It’s irrelevant if a woman is married or not. It’s crucial she take charge of her finances. Financial planning is as important for women as it is for men. Women have to take multiple breaks from their career. They have to hunt for new jobs after marriage on relocating to a new place, get back to work after a maternity leave, face gender discrimination at work, accept a lesser salary than their male counterparts and choose to quit working when its necessary.
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Let us check some statistics vis-a-vis financial inclusion of women in India. The Global Findex Survey 2017 conducted by the World Bank, provides information on financial inclusion and behavior across countries. Findex 2017 estimates that compared to 2014 and 2011 where just 43% and 26% of women had a bank account, 77% of Indian women now have a bank account. These numbers show that women are more financially included than ever before.
Every woman has some savings of her own, be it from salary or from the monthly budget allocated to the household. But are savings and investments the same thing? That’s what women in rural areas believe. As far as women working in the formal economy are concerned, they do see the difference but don’t actually do much about it. Women should understand that just opening a bank account or investing in simpler financial instruments won’t reap great returns. The portfolio needs to evolve and must be constantly monitored.
Though saving and investing are interdependent, there is a sharp difference between them.
Women need to come out of their comfort zone and think on the lines of investment and not just savings. In 2016, the household savings in India amounted to 26%. Obviously, a lot of household savings are done by the women of the household. Women in India now have the option to save in fixed deposits or recurring deposits, besides the usual SB Account.
Gold and informal chit-funds are other investment options widely used by women of the middle-class. But, this is only enough to meet immediate and minor financial needs and emergencies.
Just like charity, financial inclusion begins at home. While women can start learning and investing in better ways, men have to take the onus of involving women of the family in financial decisions. Financial planning is as important for women as it is for men. While homemakers are unaware and reluctant to save in options other than the traditional methods of saving, metropolitan working women are just stuck with the thought of investing in mutual funds, but are unaware on how to go about it.
About 80% of Indian women are financially illiterate. Therefore, even with money at their disposal, they are unable to make the most out of it. In spite of being employed, only 23% of women take their own investment decisions, and the rest depend on their spouse or parents. Even financial services firms target men, enticing them to avail financial products.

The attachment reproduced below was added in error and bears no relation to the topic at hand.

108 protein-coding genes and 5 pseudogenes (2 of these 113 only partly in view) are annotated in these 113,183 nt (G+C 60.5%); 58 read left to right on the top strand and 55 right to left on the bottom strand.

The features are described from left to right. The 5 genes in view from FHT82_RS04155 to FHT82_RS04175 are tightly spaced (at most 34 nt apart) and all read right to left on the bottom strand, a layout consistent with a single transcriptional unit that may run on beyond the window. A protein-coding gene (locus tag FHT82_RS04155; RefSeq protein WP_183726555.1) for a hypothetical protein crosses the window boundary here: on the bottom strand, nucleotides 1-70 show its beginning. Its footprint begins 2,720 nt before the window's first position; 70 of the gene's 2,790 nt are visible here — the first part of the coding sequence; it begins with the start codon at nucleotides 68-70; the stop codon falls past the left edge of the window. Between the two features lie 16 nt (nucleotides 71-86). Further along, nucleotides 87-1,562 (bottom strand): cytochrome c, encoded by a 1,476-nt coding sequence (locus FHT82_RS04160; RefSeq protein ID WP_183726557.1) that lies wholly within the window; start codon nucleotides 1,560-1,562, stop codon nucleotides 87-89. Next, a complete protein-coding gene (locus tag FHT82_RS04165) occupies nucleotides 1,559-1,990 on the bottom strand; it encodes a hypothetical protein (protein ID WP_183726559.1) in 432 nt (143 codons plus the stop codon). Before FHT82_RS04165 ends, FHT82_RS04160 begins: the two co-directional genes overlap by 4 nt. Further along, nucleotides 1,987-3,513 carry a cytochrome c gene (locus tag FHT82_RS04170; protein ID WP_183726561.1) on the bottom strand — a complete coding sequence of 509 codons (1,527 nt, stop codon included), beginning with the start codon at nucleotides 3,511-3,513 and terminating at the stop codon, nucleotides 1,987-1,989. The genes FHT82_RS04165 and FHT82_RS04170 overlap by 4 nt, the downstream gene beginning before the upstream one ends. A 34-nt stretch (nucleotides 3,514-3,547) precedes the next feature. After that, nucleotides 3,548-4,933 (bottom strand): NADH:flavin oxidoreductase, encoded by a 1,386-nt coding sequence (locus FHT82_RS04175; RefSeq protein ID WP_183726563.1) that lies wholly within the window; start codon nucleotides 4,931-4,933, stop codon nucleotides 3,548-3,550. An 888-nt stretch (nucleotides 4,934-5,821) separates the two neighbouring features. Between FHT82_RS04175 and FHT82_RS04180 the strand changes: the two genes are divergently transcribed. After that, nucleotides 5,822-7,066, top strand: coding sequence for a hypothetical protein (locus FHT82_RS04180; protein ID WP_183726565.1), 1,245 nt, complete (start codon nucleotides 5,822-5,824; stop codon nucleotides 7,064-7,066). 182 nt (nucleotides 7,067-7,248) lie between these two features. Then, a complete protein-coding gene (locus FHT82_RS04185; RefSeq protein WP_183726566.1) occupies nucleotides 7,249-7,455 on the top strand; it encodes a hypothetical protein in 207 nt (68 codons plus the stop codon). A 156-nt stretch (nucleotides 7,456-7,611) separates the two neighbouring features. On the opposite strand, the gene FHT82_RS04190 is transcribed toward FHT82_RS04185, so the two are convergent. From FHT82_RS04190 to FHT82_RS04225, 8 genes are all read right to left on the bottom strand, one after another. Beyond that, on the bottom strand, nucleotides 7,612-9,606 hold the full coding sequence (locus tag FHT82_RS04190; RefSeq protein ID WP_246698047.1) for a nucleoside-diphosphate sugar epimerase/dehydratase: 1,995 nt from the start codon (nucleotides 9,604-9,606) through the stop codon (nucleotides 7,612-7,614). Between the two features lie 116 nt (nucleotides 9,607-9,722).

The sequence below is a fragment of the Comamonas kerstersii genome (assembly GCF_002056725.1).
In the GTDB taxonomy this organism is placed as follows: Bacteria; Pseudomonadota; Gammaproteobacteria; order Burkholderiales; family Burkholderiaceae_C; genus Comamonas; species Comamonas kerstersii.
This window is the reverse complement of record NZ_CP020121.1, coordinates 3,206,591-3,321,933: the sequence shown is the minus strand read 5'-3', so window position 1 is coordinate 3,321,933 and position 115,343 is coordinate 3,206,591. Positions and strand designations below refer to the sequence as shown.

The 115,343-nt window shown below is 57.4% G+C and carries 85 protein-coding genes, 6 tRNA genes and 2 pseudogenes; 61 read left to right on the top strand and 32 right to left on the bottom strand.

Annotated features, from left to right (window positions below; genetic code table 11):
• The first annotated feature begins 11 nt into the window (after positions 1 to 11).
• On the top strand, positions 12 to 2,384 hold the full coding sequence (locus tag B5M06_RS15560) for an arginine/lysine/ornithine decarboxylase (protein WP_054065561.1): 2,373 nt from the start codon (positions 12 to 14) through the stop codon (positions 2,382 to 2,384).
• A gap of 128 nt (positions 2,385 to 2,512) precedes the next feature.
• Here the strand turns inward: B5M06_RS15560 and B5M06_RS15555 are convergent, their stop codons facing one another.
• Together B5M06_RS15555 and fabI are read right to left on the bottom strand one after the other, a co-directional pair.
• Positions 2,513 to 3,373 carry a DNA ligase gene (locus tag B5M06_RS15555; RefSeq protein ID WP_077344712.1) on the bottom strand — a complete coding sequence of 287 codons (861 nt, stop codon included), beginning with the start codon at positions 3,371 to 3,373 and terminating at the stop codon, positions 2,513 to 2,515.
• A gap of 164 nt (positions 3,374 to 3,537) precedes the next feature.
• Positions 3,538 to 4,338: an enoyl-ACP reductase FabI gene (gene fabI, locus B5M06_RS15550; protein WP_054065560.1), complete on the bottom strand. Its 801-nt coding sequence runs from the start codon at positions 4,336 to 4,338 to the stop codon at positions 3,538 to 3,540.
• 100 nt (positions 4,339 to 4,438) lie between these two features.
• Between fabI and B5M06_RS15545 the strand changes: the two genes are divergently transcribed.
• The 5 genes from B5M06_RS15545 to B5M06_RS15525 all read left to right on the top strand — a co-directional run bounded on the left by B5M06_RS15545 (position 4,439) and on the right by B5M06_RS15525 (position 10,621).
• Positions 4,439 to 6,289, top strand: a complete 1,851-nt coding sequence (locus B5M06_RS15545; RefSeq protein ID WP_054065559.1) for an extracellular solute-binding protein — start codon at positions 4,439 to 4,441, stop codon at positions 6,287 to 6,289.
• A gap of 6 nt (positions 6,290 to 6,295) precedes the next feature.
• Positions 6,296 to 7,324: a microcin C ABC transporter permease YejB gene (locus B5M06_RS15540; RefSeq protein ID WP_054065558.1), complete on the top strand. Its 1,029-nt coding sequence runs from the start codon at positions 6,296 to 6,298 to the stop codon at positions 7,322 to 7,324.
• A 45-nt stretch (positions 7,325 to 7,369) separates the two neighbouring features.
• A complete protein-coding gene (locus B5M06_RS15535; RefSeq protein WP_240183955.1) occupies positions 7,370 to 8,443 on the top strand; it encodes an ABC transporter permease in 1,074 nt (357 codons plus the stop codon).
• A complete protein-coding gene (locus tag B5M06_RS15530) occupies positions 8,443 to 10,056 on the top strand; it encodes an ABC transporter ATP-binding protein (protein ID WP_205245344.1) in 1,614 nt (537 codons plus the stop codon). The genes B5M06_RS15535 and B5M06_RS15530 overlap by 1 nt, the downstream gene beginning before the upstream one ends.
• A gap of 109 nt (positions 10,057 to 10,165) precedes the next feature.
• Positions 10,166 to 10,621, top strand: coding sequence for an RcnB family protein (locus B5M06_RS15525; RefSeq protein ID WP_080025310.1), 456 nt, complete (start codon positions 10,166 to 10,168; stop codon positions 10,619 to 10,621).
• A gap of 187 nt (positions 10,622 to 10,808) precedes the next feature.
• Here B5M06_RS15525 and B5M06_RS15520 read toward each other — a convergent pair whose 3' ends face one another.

Each step takes you closer to the destination. Therefore, start reading up on the various financial instruments and investment options. Don’t wait to be taught the art of investing. It is your money, so take charge. Attend personal finance workshops and download wealth management apps. This is the first step which will help build a good foundation for your financial life.
You cannot reach the summit of Everest on the very first day. You will not even reach half way without effort, patience and planning. So, start by investing in a few low-risk options like Public Provident Fund (PPF) and Recurring Deposits (RD). The minimum investment amount is as low as Rs 500 a year. PPF offers Section 80C tax benefits, up to a maximum of Rs 1,50,000 a year. You may also invest large amounts in tax-saving Fixed Deposits (FD).
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Women in India tend to have a higher life expectancy and also greater chances of developing lifestyle diseases. Then why avoid health insurance? A family floater health insurance plan is great, but it is not enough. When it comes to life insurance, typically only the husband buys a life cover. But, what is the harm if a working woman avails a life insurance plan? Irrespective of whether you are a man or a woman, a life or health insurance plan ensures the financial security of your family. It also offers tax benefits.
Explore investment options like SIPs (a method of investing in mutual funds), mutual funds, equities, and so on. These investments give you compounding benefits. Remember to educate yourself before actually investing in these options.
Starting is one thing, continuity is another. Therefore, make sure you continually monitor your portfolio. Managing investments requires patience and knowledge.
Keep updating yourself. Modify your portfolio if necessary. Realize investments which are not doing well. Invest in well-performing investments. As you realize greater returns, increase the amount of investment in emergency funds, retirement funds and children education funds. These are the steps to financial freedom; the sooner you take them the better.
Be Wise, Get Rich.
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